The Way it Was

The search for drugs has not always been a particularly efficient one. Historically, as researchers have tried to diagnose and treat diseases, they have devoted their search to isolating the single mutation on a given gene that might have caused the problem. The problem with this approach is that the onset of a disease is typically triggered by more than just a single genetic variant. There is usually a complex array of factors in play—environmental issues, multi-gene interactions, demographics, and more.

That’s obviously a lot of information to synthesize, which is precisely why drug research has been so laborious, at times so slow and so ineffectual. Computers have never been up to the challenge of analyzing all of this information, either, because there is simply too much of it to fit within standard databases.

Rise of the Robots

Where traditional computing has failed, artificial intelligence may hold some answers. Artificial intelligence may make it possible to tease out interactions from more complex and far-reaching health data, perhaps even offering a quick way to sequence full genomes and ultimately gather more molecular information than ever.

But what exactly does all this mean? What it means, most promisingly, is that precision medicine may one day be a real possibility, not just a pipe dream—and we’ll have AI to thank for it. AI may lead to a world in which researchers can identify all of the unique characteristics that a person has that might lead to the onset of a certain disease, and also to potential avenues of precision treatment.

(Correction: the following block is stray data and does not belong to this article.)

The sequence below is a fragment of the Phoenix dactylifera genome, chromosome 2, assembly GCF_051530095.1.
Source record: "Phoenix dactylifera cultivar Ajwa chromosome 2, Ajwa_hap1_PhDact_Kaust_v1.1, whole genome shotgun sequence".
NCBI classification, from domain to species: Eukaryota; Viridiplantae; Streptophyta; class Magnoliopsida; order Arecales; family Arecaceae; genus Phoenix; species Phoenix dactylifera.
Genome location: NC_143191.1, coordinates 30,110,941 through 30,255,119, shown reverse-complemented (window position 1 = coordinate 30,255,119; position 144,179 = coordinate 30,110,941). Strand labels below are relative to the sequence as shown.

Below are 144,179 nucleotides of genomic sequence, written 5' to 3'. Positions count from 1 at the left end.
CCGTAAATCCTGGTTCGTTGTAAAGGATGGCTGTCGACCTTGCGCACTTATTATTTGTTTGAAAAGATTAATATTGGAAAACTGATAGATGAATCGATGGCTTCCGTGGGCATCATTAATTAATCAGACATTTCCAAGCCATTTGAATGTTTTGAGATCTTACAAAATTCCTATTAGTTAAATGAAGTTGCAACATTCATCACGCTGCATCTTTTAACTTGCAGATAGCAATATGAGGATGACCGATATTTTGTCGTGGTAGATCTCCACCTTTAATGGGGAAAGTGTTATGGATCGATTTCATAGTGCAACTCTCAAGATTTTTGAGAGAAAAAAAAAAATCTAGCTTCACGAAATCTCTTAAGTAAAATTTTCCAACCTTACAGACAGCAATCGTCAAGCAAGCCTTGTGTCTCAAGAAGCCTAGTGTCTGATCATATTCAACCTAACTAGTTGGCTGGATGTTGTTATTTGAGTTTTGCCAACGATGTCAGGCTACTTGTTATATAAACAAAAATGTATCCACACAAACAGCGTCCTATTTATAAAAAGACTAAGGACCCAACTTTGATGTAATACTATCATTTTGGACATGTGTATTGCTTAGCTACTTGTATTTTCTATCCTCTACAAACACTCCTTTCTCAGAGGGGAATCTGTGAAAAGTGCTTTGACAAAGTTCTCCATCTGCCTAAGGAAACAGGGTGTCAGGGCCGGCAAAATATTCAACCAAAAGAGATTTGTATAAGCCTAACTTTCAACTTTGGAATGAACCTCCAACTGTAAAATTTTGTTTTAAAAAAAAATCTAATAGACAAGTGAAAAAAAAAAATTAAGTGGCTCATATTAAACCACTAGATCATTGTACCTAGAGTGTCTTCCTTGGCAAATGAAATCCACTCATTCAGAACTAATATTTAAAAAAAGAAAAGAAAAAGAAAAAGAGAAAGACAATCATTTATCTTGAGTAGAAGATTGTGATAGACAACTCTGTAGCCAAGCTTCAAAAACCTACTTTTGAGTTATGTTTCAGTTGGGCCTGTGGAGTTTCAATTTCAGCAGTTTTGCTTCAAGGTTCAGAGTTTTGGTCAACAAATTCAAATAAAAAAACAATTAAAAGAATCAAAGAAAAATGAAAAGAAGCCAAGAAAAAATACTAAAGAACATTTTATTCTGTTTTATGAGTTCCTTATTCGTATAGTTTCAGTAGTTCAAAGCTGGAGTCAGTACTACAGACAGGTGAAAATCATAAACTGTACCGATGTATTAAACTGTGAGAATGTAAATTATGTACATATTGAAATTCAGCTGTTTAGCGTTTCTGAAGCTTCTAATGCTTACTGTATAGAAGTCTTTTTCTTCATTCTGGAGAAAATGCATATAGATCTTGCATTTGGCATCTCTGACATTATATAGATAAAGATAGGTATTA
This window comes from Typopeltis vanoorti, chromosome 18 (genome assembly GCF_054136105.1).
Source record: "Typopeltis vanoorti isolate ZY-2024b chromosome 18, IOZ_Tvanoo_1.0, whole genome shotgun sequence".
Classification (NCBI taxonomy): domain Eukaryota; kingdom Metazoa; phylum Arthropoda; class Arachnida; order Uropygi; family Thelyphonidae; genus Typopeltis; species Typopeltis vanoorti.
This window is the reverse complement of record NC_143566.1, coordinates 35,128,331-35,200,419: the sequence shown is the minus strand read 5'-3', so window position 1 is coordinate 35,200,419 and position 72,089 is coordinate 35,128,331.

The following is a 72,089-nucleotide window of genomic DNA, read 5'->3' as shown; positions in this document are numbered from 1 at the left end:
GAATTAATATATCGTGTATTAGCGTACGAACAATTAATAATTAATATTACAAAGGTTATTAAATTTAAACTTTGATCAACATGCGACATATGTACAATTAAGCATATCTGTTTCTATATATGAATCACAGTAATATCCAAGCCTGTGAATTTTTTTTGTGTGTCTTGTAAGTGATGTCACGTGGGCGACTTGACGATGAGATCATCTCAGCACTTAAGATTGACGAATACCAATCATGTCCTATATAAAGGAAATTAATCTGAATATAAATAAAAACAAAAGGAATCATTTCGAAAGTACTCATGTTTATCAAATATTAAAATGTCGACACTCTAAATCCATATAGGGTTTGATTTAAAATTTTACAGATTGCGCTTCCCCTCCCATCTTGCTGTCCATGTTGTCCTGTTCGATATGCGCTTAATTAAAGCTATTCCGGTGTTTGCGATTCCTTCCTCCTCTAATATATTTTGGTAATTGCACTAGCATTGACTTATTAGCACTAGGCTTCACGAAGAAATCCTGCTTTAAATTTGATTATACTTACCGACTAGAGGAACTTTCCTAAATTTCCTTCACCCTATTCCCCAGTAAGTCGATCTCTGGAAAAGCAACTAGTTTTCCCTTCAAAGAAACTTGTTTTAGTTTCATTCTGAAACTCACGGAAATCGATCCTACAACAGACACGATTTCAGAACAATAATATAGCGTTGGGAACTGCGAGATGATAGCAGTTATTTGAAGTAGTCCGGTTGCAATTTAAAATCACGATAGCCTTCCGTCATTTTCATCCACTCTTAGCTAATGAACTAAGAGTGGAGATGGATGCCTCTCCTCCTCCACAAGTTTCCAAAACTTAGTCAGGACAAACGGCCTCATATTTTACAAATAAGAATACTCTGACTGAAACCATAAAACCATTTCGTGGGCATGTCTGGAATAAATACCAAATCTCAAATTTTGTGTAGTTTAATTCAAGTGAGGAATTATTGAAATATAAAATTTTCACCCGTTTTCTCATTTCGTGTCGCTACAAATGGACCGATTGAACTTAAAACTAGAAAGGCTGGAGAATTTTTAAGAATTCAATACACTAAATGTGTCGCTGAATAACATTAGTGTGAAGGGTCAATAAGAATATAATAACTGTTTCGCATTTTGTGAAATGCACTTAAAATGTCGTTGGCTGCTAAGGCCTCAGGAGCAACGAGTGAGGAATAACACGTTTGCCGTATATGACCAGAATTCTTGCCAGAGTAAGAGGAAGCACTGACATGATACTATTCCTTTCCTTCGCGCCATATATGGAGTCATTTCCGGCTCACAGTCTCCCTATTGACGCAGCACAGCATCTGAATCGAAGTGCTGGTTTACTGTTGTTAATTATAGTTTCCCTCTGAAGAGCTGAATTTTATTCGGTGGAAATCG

Practicing Precision

The concept of precision medicine is nothing new. It has long been a sort of Holy Grail among medicine researchers. Actually treating human beings in a precise manner can be complicated though—because, well, human beings themselves are so complicated.

Precision medicine embraces that complexity. The concept behind it: All of us are wildly distinct, genetically speaking. We differ not only in our genetics, but also in our environmental histories. In precision medicine, the goal is to provide each person with a specific, individualized treatment that takes these distinctions into account—as opposed to the more generalized approach to treatment that is necessary today.